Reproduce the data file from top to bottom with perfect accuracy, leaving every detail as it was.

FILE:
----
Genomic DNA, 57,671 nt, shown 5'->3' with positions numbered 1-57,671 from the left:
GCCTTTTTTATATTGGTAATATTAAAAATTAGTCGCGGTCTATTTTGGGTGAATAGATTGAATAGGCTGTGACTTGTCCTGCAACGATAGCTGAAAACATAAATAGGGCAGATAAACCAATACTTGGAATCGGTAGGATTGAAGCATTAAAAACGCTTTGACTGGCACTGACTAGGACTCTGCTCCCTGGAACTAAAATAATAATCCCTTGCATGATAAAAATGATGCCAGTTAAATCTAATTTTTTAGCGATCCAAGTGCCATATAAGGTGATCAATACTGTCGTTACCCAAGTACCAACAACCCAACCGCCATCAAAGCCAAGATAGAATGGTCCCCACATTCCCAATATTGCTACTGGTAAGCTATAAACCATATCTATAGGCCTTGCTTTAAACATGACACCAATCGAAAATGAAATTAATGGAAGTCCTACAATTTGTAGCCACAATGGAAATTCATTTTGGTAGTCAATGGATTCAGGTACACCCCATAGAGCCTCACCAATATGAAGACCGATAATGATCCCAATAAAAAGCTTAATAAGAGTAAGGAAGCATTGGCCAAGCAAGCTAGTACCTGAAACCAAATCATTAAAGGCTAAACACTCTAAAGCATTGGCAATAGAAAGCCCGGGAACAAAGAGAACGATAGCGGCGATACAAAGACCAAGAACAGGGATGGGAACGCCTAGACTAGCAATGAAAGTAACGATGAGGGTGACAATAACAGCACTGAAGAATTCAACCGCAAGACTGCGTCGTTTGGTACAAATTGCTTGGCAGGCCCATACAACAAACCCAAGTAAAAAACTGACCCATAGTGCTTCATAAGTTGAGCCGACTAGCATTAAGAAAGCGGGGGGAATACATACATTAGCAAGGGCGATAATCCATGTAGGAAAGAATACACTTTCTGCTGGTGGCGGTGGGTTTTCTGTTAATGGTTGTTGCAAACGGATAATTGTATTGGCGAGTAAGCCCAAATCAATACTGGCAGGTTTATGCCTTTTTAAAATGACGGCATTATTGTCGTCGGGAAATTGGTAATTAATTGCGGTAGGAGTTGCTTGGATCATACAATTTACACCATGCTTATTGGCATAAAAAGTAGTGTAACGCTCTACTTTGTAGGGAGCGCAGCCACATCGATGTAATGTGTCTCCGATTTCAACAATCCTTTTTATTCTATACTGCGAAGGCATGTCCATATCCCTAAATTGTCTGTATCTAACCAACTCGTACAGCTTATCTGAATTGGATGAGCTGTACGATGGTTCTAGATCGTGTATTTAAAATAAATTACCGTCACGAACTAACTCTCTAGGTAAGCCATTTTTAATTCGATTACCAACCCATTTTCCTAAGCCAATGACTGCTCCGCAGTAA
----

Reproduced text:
Genomic DNA, 57,671 nt, shown 5'->3' with positions numbered 1-57,671 from the left:
GCCTTTTTTATATTGGTAATATTAAAAATTAGTCGCGGTCTATTTTGGGTGAATAGATTGAATAGGCTGTGACTTGTCCTGCAACGATAGCTGAAAACATAAATAGGGCAGATAAACCAATACTTGGAATCGGTAGGATTGAAGCATTAAAAACGCTTTGACTGGCACTGACTAGGACTCTGCTCCCTGGAACTAAAATAATAATCCCTTGCATGATAAAAATGATGCCAGTTAAATCTAATTTTTTAGCGATCCAAGTGCCATATAAGGTGATCAATACTGTCGTTACCCAAGTACCAACAACCCAACCGCCATCAAAGCCAAGATAGAATGGTCCCCACATTCCCAATATTGCTACTGGTAAGCTATAAACCATATCTATAGGCCTTGCTTTAAACATGACACCAATCGAAAATGAAATTAATGGAAGTCCTACAATTTGTAGCCACAATGGAAATTCATTTTGGTAGTCAATGGATTCAGGTACACCCCATAGAGCCTCACCAATATGAAGACCGATAATGATCCCAATAAAAAGCTTAATAAGAGTAAGGAAGCATTGGCCAAGCAAGCTAGTACCTGAAACCAAATCATTAAAGGCTAAACACTCTAAAGCATTGGCAATAGAAAGCCCGGGAACAAAGAGAACGATAGCGGCGATACAAAGACCAAGAACAGGGATGGGAACGCCTAGACTAGCAATGAAAGTAACGATGAGGGTGACAATAACAGCACTGAAGAATTCAACCGCAAGACTGCGTCGTTTGGTACAAATTGCTTGGCAGGCCCATACAACAAACCCAAGTAAAAAACTGACCCATAGTGCTTCATAAGTTGAGCCGACTAGCATTAAGAAAGCGGGGGGAATACATACATTAGCAAGGGCGATAATCCATGTAGGAAAGAATACACTTTCTGCTGGTGGCGGTGGGTTTTCTGTTAATGGTTGTTGCAAACGGATAATTGTATTGGCGAGTAAGCCCAAATCAATACTGGCAGGTTTATGCCTTTTTAAAATGACGGCATTATTGTCGTCGGGAAATTGGTAATTAATTGCGGTAGGAGTTGCTTGGATCATACAATTTACACCATGCTTATTGGCATAAAAAGTAGTGTAACGCTCTACTTTGTAGGGAGCGCAGCCACATCGATGTAATGTGTCTCCGATTTCAACAATCCTTTTTATTCTATACTGCGAAGGCATGTCCATATCCCTAAATTGTCTGTATCTAACCAACTCGTACAGCTTATCTGAATTGGATGAGCTGTACGATGGTTCTAGATCGTGTATTTAAAATAAATTACCGTCACGAACTAACTCTCTAGGTAAGCCATTTTTAATTCGATTACCAACCCATTTTCCTAAGCCAATGACTGCTCCGCAGTAA